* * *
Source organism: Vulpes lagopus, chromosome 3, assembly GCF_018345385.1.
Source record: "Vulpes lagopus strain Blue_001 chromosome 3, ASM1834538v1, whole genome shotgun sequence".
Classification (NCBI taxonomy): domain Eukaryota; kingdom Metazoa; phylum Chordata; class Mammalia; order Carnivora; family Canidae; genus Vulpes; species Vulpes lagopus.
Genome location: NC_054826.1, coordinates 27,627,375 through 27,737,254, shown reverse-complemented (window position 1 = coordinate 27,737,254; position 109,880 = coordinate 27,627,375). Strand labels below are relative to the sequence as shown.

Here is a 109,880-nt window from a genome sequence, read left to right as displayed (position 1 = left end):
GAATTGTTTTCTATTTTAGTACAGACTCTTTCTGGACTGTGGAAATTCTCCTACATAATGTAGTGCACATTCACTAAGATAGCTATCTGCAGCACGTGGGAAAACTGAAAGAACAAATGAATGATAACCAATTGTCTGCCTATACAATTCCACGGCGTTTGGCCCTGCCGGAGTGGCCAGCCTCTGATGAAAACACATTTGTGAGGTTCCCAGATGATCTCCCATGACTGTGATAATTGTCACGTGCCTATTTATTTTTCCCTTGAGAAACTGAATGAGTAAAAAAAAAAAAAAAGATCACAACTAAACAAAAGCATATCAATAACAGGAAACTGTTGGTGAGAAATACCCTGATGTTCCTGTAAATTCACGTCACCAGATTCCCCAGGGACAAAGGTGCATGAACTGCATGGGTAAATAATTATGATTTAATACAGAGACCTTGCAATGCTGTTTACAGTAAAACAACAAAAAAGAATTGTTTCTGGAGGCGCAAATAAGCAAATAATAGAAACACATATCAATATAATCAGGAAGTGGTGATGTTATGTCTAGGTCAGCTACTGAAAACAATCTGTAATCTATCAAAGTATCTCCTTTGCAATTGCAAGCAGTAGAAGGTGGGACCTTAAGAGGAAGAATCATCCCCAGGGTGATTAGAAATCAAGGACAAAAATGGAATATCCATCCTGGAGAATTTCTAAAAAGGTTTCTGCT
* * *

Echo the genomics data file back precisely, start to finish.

Source organism: Vulpes lagopus, chromosome 3, assembly GCF_018345385.1.
Source record: "Vulpes lagopus strain Blue_001 chromosome 3, ASM1834538v1, whole genome shotgun sequence".
Classification (NCBI taxonomy): domain Eukaryota; kingdom Metazoa; phylum Chordata; class Mammalia; order Carnivora; family Canidae; genus Vulpes; species Vulpes lagopus.
Genome location: NC_054826.1, coordinates 27,627,375 through 27,737,254, shown reverse-complemented (window position 1 = coordinate 27,737,254; position 109,880 = coordinate 27,627,375). Strand labels below are relative to the sequence as shown.

Here is a 109,880-nt window from a genome sequence, read left to right as displayed (position 1 = left end):
GAATTGTTTTCTATTTTAGTACAGACTCTTTCTGGACTGTGGAAATTCTCCTACATAATGTAGTGCACATTCACTAAGATAGCTATCTGCAGCACGTGGGAAAACTGAAAGAACAAATGAATGATAACCAATTGTCTGCCTATACAATTCCACGGCGTTTGGCCCTGCCGGAGTGGCCAGCCTCTGATGAAAACACATTTGTGAGGTTCCCAGATGATCTCCCATGACTGTGATAATTGTCACGTGCCTATTTATTTTTCCCTTGAGAAACTGAATGAGTAAAAAAAAAAAAAAAGATCACAACTAAACAAAAGCATATCAATAACAGGAAACTGTTGGTGAGAAATACCCTGATGTTCCTGTAAATTCACGTCACCAGATTCCCCAGGGACAAAGGTGCATGAACTGCATGGGTAAATAATTATGATTTAATACAGAGACCTTGCAATGCTGTTTACAGTAAAACAACAAAAAAGAATTGTTTCTGGAGGCGCAAATAAGCAAATAATAGAAACACATATCAATATAATCAGGAAGTGGTGATGTTATGTCTAGGTCAGCTACTGAAAACAATCTGTAATCTATCAAAGTATCTCCTTTGCAATTGCAAGCAGTAGAAGGTGGGACCTTAAGAGGAAGAATCATCCCCAGGGTGATTAGAAATCAAGGACAAAAATGGAATATCCATCCTGGAGAATTTCTAAAAAGGTTTCTGCT